Wednesday, May 28, 2008

The Middle Class

Now we come to a huge group, everything between the poor and rich, assuming that we keep the term "poor." What is this gigantic object, the middle class?

It is service workers, office workers, factory workers, technical workers, skilled trade workers, professional workers, small business people, many artists. You could argue that it's everyone who has to work (the truly rich can live on investments, I would argue) and who makes more than $25,000 a year for a household.

Is a term this large useful? How much do these people share in common?

The old middle class, the one called the petit bourgeoisie in the 19th century, was made up of shopkeepers and self-employed professionals. They owned their own tools and work space and might employ a few helpers. Mostly they worked for themselves, as did family farmers. Jefferson wanted to build his republic on these people.

Some of this middle class remains. There are still plenty of shops and small businesses. Some professionals work for themselves, as do some skilled tradesmen and women.

But many people who are grouped in our modern middle class work for big businesses. If they are middle class, they are a new kind of middle class: the doctors employed by HMOs, the lawyers in huge national and international firms.

So what is a doctor who works for an HMO? What are the people who keep modern colleges and universities going: the graduate assistants and the adjunct faculty? (To be fair, the clerical and maintenance staffs also keep schools going.) (How are the graduate assistants different from the clerks and janitors?)

So this is another slippery area. Just as the border between the poor and the middle class is fuzzy and permeable, so the various parts of the middle class fuzz into one another. People move back and forth between being employees and being self-employed. Income is not invariably connected to education: a union construction worker makes a more than a lot of professional people with advanced degrees. During the dot com boom, some tech workers became millionaires.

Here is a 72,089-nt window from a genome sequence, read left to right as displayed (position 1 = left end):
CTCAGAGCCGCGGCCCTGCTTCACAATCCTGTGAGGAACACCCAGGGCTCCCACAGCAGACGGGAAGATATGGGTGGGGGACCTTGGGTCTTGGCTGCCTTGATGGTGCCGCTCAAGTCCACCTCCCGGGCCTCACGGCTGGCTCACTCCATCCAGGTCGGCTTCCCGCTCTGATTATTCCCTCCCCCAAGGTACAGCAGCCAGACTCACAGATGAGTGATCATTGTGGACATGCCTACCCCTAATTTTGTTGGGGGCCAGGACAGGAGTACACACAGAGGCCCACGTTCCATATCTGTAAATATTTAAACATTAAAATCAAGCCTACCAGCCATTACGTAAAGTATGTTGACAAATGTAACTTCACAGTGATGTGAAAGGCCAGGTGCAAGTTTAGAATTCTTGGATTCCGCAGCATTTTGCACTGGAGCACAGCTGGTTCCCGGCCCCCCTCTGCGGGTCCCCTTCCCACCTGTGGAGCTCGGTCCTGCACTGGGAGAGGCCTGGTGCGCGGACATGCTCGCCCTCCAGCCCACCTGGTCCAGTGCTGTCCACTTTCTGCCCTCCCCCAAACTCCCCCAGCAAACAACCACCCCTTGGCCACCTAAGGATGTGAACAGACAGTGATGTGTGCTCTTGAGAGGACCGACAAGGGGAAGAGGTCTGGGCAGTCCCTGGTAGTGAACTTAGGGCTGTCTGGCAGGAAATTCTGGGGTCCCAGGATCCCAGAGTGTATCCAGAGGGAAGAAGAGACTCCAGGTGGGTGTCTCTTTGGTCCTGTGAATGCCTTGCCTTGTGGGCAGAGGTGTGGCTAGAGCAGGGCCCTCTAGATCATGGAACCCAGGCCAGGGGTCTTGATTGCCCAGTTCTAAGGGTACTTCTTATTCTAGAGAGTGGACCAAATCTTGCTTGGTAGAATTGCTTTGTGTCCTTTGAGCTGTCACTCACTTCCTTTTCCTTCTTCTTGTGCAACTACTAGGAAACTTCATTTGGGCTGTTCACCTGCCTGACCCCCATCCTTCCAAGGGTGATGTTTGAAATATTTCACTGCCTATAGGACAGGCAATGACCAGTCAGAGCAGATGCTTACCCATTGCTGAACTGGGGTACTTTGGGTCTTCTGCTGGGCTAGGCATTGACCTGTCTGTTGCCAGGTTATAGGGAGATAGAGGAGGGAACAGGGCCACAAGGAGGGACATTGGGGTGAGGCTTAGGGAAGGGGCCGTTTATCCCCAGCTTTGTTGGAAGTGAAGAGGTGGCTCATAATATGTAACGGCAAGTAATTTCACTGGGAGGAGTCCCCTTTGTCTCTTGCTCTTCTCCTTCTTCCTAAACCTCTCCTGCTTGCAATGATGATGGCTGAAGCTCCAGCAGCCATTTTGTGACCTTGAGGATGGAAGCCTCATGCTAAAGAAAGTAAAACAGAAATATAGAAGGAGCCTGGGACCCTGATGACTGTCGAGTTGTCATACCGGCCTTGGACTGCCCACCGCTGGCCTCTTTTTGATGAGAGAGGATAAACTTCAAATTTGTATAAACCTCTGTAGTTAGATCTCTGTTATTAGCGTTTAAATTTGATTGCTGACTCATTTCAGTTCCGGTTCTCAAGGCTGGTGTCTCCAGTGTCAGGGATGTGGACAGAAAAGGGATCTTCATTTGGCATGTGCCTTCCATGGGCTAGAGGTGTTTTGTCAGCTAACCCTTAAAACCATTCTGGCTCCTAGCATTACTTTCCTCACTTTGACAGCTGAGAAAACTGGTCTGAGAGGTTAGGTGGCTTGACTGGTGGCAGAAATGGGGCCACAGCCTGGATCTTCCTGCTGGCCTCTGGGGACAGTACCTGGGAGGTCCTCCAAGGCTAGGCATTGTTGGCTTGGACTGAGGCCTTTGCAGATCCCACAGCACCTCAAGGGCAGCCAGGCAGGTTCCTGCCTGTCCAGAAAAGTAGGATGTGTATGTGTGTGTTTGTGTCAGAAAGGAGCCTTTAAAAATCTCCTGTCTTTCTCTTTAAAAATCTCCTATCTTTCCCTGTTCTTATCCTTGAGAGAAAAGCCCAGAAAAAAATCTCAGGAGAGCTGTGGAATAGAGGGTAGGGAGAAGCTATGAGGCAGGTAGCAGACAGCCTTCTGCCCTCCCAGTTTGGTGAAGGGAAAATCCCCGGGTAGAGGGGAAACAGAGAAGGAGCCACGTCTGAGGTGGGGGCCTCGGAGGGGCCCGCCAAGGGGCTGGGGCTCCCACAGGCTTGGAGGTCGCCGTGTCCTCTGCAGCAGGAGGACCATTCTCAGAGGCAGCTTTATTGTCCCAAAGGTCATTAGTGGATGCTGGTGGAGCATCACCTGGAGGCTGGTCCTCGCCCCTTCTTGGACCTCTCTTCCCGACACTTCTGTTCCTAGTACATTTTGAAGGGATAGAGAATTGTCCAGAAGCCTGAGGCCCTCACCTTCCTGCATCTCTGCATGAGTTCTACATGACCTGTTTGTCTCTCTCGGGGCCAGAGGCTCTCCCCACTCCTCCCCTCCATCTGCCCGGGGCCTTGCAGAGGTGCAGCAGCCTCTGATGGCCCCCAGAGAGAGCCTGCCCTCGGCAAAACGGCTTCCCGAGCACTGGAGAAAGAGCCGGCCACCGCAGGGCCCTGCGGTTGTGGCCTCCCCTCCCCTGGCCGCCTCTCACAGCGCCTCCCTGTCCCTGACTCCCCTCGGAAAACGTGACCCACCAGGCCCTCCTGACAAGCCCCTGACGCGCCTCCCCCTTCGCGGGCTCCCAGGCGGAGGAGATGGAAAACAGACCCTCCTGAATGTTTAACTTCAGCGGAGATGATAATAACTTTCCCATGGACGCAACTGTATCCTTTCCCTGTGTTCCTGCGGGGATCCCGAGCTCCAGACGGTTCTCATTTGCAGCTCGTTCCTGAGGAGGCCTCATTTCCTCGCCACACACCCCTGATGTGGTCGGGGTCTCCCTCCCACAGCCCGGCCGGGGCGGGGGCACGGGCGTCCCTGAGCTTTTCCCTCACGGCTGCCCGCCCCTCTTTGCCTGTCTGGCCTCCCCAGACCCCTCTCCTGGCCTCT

I would be inclined to argue that the old middle class, which actually did exist as a separate class in the 19th century, is mostly gone; and that a majority of working people are usually employees, but sometimes self-employed; and that there are cultural differences, which have to do with background and education, but that these do not necessarily have much to do with how you work, how much you make, how safe you are or how much control you have over your life.

This social class can't really be called the middle class, because it's no longer in the middle of anything. We can call it the working class, because it's made up of people who have to earn their living; or we can call it the lower class, since it is below the rich. I am willing to go with either term.


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